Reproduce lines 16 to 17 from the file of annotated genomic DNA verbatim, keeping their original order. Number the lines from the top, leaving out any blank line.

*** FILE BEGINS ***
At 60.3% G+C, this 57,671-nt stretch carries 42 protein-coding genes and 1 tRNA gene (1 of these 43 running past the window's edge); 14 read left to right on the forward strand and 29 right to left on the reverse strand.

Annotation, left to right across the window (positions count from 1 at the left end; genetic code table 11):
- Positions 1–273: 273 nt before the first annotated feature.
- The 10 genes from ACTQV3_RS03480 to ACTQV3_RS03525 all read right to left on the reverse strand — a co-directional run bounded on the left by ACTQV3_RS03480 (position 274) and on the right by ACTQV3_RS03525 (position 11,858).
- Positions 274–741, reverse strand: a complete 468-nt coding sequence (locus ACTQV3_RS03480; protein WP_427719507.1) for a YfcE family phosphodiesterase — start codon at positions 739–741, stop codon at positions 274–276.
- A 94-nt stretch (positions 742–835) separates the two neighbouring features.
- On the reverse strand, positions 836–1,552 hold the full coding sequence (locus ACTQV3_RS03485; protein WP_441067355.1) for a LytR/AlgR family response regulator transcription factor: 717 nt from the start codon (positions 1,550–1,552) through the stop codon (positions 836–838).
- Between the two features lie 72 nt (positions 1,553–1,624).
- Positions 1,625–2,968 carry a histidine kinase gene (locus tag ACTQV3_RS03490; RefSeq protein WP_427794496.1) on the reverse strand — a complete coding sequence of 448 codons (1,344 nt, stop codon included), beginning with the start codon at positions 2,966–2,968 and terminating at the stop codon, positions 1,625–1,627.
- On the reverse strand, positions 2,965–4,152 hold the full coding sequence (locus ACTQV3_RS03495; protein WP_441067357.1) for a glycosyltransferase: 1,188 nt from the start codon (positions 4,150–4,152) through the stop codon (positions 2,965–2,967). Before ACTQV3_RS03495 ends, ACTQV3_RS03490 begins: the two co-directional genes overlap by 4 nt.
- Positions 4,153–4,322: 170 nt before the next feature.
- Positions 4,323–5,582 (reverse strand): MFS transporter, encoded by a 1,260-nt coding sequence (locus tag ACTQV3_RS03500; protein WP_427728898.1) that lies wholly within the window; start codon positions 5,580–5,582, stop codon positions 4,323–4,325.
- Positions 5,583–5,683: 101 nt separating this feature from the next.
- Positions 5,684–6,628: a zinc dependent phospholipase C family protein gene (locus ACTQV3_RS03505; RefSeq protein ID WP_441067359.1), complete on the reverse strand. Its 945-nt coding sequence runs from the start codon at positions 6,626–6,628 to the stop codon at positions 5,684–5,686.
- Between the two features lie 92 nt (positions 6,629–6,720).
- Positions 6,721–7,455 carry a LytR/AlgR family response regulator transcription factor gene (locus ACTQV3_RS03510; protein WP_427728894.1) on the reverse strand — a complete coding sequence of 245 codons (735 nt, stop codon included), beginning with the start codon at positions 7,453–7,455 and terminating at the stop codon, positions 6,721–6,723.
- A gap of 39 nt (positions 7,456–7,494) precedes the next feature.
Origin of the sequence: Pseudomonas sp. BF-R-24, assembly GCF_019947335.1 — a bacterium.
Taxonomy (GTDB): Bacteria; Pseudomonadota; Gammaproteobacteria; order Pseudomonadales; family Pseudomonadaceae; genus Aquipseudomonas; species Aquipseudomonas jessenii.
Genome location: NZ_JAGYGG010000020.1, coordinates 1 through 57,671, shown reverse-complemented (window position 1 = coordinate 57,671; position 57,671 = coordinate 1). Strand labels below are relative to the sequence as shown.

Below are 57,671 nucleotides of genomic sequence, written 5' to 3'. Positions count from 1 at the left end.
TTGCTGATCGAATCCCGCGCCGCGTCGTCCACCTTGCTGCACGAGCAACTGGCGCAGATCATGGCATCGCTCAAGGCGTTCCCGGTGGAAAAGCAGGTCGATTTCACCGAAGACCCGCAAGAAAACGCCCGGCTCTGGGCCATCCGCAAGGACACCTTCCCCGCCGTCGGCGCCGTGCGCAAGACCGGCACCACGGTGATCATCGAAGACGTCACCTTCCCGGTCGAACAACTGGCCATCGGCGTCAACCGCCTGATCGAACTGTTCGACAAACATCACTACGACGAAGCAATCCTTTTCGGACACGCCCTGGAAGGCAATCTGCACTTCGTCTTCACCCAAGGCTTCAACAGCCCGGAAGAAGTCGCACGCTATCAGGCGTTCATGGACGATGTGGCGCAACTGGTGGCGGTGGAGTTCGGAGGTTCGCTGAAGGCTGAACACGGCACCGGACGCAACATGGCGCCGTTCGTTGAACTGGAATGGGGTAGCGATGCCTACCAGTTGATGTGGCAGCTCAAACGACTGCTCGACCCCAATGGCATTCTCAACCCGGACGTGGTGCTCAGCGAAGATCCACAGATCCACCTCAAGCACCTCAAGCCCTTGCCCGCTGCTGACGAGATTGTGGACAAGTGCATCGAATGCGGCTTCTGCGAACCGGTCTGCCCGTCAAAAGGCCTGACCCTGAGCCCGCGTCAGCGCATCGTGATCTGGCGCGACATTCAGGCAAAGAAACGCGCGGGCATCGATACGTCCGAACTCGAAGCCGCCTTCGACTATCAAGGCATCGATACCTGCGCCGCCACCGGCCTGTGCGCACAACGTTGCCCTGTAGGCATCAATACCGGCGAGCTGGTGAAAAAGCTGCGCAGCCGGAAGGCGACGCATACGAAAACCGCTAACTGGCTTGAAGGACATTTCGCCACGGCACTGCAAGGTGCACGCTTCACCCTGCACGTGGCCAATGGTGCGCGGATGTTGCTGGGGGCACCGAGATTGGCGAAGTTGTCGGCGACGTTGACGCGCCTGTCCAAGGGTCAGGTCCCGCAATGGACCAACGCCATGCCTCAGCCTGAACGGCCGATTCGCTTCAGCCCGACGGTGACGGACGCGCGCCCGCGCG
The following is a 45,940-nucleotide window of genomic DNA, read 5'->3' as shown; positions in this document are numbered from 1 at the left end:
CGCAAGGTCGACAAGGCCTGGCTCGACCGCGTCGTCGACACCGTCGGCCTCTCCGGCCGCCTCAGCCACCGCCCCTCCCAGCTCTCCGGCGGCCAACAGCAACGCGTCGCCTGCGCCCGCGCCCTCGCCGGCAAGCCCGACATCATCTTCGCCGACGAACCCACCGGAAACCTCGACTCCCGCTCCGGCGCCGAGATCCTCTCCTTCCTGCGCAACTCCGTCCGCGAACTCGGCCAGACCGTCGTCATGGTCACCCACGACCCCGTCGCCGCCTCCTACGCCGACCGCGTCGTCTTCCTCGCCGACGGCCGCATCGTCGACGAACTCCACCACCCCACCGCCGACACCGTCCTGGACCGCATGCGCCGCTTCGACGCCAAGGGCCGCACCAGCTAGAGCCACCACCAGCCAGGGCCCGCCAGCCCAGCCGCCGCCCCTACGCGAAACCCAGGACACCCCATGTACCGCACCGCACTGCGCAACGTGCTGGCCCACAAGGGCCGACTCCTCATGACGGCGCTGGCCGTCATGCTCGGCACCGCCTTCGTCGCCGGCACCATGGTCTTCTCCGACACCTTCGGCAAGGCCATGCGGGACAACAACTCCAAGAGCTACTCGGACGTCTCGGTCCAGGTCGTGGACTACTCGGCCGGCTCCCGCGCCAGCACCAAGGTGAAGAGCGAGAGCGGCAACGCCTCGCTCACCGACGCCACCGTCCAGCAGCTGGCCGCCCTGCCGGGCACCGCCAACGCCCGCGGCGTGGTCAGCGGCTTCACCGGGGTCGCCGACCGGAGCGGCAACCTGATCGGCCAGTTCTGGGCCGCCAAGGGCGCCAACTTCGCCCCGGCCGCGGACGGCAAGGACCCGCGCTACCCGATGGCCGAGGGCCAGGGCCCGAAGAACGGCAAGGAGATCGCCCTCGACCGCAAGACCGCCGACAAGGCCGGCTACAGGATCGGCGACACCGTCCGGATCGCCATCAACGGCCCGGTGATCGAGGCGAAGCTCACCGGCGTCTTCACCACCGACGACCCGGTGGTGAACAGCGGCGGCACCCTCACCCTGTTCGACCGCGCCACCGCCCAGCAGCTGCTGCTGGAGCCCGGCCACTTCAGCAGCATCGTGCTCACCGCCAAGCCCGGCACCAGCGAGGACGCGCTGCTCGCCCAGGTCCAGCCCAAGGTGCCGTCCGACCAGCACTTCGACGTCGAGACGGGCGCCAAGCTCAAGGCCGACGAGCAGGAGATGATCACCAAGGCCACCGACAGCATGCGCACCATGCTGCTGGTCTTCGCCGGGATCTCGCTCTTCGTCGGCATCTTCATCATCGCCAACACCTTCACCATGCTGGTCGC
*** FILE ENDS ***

- Positions 6,721–7,455 carry a LytR/AlgR family response regulator transcription factor gene (locus ACTQV3_RS03510; protein WP_427728894.1) on the reverse strand — a complete coding sequence of 245 codons (735 nt, stop codon included), beginning with the start codon at positions 7,453–7,455 and terminating at the stop codon, positions 6,721–6,723.
- A gap of 39 nt (positions 7,456–7,494) precedes the next feature.